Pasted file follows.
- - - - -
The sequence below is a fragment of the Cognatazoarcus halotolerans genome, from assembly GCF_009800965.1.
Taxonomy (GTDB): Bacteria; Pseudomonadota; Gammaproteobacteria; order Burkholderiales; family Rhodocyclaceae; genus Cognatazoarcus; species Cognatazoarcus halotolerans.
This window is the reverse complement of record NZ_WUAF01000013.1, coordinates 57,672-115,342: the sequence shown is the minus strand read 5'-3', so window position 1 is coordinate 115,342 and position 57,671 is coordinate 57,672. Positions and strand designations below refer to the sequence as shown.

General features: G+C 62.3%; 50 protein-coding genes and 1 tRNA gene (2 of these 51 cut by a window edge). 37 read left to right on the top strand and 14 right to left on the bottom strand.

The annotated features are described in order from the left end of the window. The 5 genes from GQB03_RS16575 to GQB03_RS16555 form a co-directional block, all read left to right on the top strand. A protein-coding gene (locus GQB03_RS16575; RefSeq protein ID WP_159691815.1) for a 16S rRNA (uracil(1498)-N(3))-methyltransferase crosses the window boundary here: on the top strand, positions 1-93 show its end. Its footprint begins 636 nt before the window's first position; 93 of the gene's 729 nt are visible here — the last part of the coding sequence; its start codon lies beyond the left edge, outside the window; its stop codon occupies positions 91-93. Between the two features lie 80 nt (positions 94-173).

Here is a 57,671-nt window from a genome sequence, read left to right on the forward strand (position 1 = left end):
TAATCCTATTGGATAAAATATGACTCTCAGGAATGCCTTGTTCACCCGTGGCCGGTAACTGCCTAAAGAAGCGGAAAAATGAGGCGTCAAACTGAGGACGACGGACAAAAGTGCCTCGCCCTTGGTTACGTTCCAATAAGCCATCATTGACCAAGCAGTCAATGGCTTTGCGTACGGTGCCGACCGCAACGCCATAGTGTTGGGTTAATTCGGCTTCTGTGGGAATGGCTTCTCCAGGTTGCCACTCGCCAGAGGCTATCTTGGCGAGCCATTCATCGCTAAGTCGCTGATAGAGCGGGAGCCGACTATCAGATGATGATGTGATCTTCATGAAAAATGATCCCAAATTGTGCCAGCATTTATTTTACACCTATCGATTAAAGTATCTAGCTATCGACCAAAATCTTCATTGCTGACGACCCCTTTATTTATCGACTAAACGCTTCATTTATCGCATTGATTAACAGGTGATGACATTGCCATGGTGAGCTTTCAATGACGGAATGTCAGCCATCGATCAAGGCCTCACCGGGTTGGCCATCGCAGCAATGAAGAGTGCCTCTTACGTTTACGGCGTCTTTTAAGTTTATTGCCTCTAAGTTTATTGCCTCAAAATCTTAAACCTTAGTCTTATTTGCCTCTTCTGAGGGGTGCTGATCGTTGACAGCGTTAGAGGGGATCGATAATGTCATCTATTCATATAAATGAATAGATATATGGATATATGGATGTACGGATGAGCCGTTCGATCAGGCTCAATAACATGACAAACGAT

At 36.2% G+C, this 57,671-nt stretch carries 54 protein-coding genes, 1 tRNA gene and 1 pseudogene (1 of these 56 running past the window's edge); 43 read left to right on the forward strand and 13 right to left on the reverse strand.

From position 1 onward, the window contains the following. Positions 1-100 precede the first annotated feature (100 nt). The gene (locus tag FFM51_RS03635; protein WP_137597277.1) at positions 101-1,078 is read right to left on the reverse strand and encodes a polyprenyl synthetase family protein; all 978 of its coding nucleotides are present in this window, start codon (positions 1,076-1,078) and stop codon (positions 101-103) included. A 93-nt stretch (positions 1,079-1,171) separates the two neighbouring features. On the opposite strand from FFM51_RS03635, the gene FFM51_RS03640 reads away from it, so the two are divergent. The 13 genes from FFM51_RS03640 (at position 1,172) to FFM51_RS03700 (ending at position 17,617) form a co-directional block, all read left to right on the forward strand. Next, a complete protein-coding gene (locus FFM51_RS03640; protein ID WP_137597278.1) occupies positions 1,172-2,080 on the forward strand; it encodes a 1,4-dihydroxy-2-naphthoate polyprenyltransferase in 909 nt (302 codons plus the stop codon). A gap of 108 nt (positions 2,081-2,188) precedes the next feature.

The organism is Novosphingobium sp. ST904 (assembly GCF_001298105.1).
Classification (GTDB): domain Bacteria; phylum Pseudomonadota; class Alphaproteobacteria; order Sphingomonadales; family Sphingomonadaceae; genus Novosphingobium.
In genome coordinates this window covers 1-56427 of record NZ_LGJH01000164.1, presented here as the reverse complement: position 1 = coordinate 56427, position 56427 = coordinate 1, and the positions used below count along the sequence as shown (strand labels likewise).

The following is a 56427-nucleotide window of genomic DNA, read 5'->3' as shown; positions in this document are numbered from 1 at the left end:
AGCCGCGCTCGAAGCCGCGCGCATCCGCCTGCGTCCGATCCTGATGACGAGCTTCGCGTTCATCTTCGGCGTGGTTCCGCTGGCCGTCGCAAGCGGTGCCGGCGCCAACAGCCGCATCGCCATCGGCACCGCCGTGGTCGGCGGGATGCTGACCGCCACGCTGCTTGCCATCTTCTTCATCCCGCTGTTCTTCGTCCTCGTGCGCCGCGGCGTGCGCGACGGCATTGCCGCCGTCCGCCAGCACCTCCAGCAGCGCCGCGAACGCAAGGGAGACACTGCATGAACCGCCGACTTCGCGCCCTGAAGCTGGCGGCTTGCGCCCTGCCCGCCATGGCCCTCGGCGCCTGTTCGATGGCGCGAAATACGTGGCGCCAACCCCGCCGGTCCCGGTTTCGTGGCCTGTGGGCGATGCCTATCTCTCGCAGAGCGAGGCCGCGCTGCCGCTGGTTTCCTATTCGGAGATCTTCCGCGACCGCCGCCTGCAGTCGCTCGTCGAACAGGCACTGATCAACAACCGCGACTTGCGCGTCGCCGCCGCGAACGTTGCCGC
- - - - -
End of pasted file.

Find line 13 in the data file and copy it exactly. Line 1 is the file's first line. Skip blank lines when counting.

The following is a 56427-nucleotide window of genomic DNA, read 5'->3' as shown; positions in this document are numbered from 1 at the left end: